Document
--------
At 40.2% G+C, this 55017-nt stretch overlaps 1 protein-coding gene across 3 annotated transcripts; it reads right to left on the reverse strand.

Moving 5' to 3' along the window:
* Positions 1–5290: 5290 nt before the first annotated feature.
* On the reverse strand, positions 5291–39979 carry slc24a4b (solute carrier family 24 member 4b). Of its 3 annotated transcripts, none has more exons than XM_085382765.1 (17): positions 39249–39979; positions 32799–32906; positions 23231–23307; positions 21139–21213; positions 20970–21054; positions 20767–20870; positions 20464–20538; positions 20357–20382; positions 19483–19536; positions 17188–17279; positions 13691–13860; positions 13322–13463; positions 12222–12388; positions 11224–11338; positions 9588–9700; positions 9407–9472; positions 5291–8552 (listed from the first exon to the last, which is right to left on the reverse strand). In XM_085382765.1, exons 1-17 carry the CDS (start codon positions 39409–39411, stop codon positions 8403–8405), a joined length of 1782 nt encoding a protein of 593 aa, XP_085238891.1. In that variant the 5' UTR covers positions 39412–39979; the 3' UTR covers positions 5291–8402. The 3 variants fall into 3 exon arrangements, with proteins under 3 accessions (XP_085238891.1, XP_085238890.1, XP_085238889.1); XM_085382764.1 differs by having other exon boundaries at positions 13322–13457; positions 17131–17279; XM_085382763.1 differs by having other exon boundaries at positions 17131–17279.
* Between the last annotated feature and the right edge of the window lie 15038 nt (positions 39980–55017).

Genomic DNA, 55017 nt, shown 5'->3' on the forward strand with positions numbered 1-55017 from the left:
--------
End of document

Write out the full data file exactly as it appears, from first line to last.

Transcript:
At 40.2% G+C, this 55017-nt stretch overlaps 1 protein-coding gene across 3 annotated transcripts; it reads right to left on the reverse strand.

Moving 5' to 3' along the window:
* Positions 1–5290: 5290 nt before the first annotated feature.
* On the reverse strand, positions 5291–39979 carry slc24a4b (solute carrier family 24 member 4b). Of its 3 annotated transcripts, none has more exons than XM_085382765.1 (17): positions 39249–39979; positions 32799–32906; positions 23231–23307; positions 21139–21213; positions 20970–21054; positions 20767–20870; positions 20464–20538; positions 20357–20382; positions 19483–19536; positions 17188–17279; positions 13691–13860; positions 13322–13463; positions 12222–12388; positions 11224–11338; positions 9588–9700; positions 9407–9472; positions 5291–8552 (listed from the first exon to the last, which is right to left on the reverse strand). In XM_085382765.1, exons 1-17 carry the CDS (start codon positions 39409–39411, stop codon positions 8403–8405), a joined length of 1782 nt encoding a protein of 593 aa, XP_085238891.1. In that variant the 5' UTR covers positions 39412–39979; the 3' UTR covers positions 5291–8402. The 3 variants fall into 3 exon arrangements, with proteins under 3 accessions (XP_085238891.1, XP_085238890.1, XP_085238889.1); XM_085382764.1 differs by having other exon boundaries at positions 13322–13457; positions 17131–17279; XM_085382763.1 differs by having other exon boundaries at positions 17131–17279.
* Between the last annotated feature and the right edge of the window lie 15038 nt (positions 39980–55017).

Genomic DNA, 55017 nt, shown 5'->3' on the forward strand with positions numbered 1-55017 from the left: